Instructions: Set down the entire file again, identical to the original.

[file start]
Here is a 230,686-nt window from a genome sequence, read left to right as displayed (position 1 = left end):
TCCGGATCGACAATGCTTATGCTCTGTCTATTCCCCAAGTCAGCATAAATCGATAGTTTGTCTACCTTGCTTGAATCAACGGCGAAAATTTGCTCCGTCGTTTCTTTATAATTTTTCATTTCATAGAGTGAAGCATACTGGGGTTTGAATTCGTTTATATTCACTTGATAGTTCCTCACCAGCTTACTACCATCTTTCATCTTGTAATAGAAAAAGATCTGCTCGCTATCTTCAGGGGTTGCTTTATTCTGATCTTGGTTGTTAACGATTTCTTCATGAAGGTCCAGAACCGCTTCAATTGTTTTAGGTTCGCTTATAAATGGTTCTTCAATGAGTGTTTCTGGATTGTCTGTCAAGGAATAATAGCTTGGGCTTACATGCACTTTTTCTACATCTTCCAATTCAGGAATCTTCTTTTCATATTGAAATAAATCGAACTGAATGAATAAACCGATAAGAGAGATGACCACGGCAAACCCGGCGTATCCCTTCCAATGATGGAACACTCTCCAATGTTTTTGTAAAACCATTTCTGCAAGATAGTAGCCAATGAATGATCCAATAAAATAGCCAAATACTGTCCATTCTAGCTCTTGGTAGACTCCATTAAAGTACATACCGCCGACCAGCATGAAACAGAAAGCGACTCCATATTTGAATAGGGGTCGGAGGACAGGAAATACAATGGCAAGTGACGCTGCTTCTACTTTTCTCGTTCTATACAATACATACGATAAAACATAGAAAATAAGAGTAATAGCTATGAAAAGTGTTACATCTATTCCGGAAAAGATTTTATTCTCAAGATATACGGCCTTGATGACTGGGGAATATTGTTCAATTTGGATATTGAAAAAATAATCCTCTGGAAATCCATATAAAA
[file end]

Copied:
Here is a 230,686-nt window from a genome sequence, read left to right as displayed (position 1 = left end):
TCCGGATCGACAATGCTTATGCTCTGTCTATTCCCCAAGTCAGCATAAATCGATAGTTTGTCTACCTTGCTTGAATCAACGGCGAAAATTTGCTCCGTCGTTTCTTTATAATTTTTCATTTCATAGAGTGAAGCATACTGGGGTTTGAATTCGTTTATATTCACTTGATAGTTCCTCACCAGCTTACTACCATCTTTCATCTTGTAATAGAAAAAGATCTGCTCGCTATCTTCAGGGGTTGCTTTATTCTGATCTTGGTTGTTAACGATTTCTTCATGAAGGTCCAGAACCGCTTCAATTGTTTTAGGTTCGCTTATAAATGGTTCTTCAATGAGTGTTTCTGGATTGTCTGTCAAGGAATAATAGCTTGGGCTTACATGCACTTTTTCTACATCTTCCAATTCAGGAATCTTCTTTTCATATTGAAATAAATCGAACTGAATGAATAAACCGATAAGAGAGATGACCACGGCAAACCCGGCGTATCCCTTCCAATGATGGAACACTCTCCAATGTTTTTGTAAAACCATTTCTGCAAGATAGTAGCCAATGAATGATCCAATAAAATAGCCAAATACTGTCCATTCTAGCTCTTGGTAGACTCCATTAAAGTACATACCGCCGACCAGCATGAAACAGAAAGCGACTCCATATTTGAATAGGGGTCGGAGGACAGGAAATACAATGGCAAGTGACGCTGCTTCTACTTTTCTCGTTCTATACAATACATACGATAAAACATAGAAAATAAGAGTAATAGCTATGAAAAGTGTTACATCTATTCCGGAAAAGATTTTATTCTCAAGATATACGGCCTTGATGACTGGGGAATATTGTTCAATTTGGATATTGAAAAAATAATCCTCTGGAAATCCATATAAAA